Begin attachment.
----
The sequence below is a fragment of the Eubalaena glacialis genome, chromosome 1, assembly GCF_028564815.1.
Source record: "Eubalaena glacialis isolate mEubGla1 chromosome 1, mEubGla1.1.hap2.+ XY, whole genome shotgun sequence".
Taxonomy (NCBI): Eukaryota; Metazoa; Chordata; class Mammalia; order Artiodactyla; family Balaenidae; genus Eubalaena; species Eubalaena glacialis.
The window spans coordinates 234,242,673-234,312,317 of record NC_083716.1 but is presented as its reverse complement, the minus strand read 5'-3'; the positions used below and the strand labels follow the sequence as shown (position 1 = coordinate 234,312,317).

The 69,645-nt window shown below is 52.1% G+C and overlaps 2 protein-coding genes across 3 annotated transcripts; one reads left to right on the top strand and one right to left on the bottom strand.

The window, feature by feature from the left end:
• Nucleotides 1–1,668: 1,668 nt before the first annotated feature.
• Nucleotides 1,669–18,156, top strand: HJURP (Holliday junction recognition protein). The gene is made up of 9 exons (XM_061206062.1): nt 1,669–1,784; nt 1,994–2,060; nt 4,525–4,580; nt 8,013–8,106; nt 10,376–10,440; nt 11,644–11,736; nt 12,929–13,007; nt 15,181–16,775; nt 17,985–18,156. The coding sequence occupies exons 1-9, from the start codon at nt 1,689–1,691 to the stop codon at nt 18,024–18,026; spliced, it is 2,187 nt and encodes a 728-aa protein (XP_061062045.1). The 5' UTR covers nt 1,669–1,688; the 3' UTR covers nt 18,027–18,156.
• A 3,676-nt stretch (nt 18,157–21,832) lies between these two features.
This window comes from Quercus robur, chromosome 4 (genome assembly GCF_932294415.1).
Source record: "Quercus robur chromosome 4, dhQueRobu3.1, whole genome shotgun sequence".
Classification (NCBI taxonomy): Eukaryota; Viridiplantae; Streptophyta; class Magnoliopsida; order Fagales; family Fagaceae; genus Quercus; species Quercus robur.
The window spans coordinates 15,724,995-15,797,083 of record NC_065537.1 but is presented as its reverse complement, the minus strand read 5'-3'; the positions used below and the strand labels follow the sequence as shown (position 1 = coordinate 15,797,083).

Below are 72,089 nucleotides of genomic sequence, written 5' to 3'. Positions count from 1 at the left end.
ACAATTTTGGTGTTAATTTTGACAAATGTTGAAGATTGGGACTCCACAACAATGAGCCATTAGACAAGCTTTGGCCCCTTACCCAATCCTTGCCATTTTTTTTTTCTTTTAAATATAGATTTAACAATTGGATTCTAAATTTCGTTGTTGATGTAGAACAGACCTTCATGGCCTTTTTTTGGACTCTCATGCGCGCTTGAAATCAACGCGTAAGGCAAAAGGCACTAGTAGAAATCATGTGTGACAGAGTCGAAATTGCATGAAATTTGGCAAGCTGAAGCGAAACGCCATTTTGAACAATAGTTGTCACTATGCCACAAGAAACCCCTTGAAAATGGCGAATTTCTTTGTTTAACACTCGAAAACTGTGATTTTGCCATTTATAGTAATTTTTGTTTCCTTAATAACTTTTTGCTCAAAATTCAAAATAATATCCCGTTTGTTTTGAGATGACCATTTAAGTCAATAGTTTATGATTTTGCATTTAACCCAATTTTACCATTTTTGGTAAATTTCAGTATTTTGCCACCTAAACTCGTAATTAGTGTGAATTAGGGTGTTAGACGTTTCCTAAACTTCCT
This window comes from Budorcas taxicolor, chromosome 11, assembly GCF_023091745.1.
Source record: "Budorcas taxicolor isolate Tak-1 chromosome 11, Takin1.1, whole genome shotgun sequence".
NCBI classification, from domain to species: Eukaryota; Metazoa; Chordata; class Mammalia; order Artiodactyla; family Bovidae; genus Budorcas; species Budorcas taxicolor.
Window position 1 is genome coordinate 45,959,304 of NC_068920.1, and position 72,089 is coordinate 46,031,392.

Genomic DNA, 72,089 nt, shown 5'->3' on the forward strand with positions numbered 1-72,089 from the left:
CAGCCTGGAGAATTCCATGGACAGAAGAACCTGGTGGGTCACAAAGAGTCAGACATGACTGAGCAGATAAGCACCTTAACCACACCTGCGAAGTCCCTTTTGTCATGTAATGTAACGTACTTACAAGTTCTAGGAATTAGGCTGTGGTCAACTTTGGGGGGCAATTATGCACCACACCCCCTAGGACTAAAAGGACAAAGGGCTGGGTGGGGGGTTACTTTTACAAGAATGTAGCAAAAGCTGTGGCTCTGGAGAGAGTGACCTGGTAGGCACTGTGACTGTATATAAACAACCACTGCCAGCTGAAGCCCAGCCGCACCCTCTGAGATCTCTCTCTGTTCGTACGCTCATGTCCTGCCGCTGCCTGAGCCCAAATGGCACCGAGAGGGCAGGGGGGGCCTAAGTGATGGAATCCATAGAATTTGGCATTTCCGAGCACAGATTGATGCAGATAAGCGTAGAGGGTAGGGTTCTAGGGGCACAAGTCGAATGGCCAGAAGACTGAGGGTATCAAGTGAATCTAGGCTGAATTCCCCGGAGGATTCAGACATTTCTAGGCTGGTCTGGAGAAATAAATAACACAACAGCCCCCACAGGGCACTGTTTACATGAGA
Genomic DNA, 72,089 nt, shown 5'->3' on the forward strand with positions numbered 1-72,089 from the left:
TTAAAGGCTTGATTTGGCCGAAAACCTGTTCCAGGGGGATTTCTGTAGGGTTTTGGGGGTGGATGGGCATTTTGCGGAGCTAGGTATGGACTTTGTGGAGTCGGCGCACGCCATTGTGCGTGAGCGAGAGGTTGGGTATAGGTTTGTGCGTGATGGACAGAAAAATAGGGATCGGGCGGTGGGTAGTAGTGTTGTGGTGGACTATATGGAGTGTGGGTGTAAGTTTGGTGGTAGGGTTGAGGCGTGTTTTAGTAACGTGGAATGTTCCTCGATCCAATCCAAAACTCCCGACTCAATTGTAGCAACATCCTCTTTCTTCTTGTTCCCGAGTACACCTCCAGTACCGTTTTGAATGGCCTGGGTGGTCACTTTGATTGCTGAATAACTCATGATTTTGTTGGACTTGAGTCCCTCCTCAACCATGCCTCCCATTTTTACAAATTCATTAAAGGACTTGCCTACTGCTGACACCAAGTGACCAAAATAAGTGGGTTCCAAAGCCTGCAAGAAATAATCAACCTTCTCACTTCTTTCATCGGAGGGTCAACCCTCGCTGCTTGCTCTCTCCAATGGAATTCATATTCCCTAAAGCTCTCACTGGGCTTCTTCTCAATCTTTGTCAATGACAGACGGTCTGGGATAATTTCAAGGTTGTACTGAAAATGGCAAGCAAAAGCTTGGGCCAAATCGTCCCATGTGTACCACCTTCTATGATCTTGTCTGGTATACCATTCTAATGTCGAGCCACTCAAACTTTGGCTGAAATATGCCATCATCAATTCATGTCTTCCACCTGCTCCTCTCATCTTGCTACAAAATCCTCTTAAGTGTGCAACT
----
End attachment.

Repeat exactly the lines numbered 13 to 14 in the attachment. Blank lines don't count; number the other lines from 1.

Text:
The window spans coordinates 15,724,995-15,797,083 of record NC_065537.1 but is presented as its reverse complement, the minus strand read 5'-3'; the positions used below and the strand labels follow the sequence as shown (position 1 = coordinate 15,797,083).

Below are 72,089 nucleotides of genomic sequence, written 5' to 3'. Positions count from 1 at the left end.